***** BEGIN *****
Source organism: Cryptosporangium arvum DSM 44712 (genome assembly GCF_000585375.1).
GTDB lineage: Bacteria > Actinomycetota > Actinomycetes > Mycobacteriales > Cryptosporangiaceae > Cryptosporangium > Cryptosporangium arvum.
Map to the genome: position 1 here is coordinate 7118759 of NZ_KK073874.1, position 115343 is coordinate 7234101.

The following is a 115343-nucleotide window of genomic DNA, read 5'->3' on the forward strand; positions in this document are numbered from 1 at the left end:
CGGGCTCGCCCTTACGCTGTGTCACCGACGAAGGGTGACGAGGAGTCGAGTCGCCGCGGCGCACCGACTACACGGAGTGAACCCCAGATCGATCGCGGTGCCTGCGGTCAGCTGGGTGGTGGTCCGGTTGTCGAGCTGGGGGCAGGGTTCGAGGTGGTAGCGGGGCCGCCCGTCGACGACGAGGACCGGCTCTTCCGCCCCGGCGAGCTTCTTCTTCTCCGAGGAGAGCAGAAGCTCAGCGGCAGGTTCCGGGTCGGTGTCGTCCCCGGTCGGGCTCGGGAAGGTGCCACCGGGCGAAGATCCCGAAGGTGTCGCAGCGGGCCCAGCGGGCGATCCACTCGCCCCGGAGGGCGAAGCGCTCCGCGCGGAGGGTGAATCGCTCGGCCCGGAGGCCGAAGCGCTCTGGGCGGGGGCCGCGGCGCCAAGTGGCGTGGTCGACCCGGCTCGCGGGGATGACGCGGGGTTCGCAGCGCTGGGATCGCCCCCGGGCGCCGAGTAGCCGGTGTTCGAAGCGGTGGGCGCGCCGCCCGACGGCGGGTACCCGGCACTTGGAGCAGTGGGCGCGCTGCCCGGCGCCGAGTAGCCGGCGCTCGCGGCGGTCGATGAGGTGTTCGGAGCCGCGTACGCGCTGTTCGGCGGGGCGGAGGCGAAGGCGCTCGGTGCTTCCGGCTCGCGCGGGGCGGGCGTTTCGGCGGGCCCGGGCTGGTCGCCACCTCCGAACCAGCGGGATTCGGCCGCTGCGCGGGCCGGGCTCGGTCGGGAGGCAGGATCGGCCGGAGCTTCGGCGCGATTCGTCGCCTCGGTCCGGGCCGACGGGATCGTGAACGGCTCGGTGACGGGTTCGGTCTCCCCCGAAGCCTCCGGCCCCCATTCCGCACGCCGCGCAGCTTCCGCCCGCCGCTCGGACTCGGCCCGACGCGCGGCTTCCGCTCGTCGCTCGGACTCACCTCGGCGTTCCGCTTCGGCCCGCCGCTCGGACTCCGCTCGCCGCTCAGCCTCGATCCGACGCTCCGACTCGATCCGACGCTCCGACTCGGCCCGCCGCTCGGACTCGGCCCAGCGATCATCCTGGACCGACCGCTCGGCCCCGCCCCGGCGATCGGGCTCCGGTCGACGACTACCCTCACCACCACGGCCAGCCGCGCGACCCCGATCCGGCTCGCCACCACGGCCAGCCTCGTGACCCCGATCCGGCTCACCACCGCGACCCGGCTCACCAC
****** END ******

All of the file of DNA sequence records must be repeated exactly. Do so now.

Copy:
Source organism: Cryptosporangium arvum DSM 44712 (genome assembly GCF_000585375.1).
GTDB lineage: Bacteria > Actinomycetota > Actinomycetes > Mycobacteriales > Cryptosporangiaceae > Cryptosporangium > Cryptosporangium arvum.
Map to the genome: position 1 here is coordinate 7118759 of NZ_KK073874.1, position 115343 is coordinate 7234101.

The following is a 115343-nucleotide window of genomic DNA, read 5'->3' on the forward strand; positions in this document are numbered from 1 at the left end:
CGGGCTCGCCCTTACGCTGTGTCACCGACGAAGGGTGACGAGGAGTCGAGTCGCCGCGGCGCACCGACTACACGGAGTGAACCCCAGATCGATCGCGGTGCCTGCGGTCAGCTGGGTGGTGGTCCGGTTGTCGAGCTGGGGGCAGGGTTCGAGGTGGTAGCGGGGCCGCCCGTCGACGACGAGGACCGGCTCTTCCGCCCCGGCGAGCTTCTTCTTCTCCGAGGAGAGCAGAAGCTCAGCGGCAGGTTCCGGGTCGGTGTCGTCCCCGGTCGGGCTCGGGAAGGTGCCACCGGGCGAAGATCCCGAAGGTGTCGCAGCGGGCCCAGCGGGCGATCCACTCGCCCCGGAGGGCGAAGCGCTCCGCGCGGAGGGTGAATCGCTCGGCCCGGAGGCCGAAGCGCTCTGGGCGGGGGCCGCGGCGCCAAGTGGCGTGGTCGACCCGGCTCGCGGGGATGACGCGGGGTTCGCAGCGCTGGGATCGCCCCCGGGCGCCGAGTAGCCGGTGTTCGAAGCGGTGGGCGCGCCGCCCGACGGCGGGTACCCGGCACTTGGAGCAGTGGGCGCGCTGCCCGGCGCCGAGTAGCCGGCGCTCGCGGCGGTCGATGAGGTGTTCGGAGCCGCGTACGCGCTGTTCGGCGGGGCGGAGGCGAAGGCGCTCGGTGCTTCCGGCTCGCGCGGGGCGGGCGTTTCGGCGGGCCCGGGCTGGTCGCCACCTCCGAACCAGCGGGATTCGGCCGCTGCGCGGGCCGGGCTCGGTCGGGAGGCAGGATCGGCCGGAGCTTCGGCGCGATTCGTCGCCTCGGTCCGGGCCGACGGGATCGTGAACGGCTCGGTGACGGGTTCGGTCTCCCCCGAAGCCTCCGGCCCCCATTCCGCACGCCGCGCAGCTTCCGCCCGCCGCTCGGACTCGGCCCGACGCGCGGCTTCCGCTCGTCGCTCGGACTCACCTCGGCGTTCCGCTTCGGCCCGCCGCTCGGACTCCGCTCGCCGCTCAGCCTCGATCCGACGCTCCGACTCGATCCGACGCTCCGACTCGGCCCGCCGCTCGGACTCGGCCCAGCGATCATCCTGGACCGACCGCTCGGCCCCGCCCCGGCGATCGGGCTCCGGTCGACGACTACCCTCACCACCACGGCCAGCCGCGCGACCCCGATCCGGCTCGCCACCACGGCCAGCCTCGTGACCCCGATCCGGCTCACCACCGCGACCCGGCTCACCAC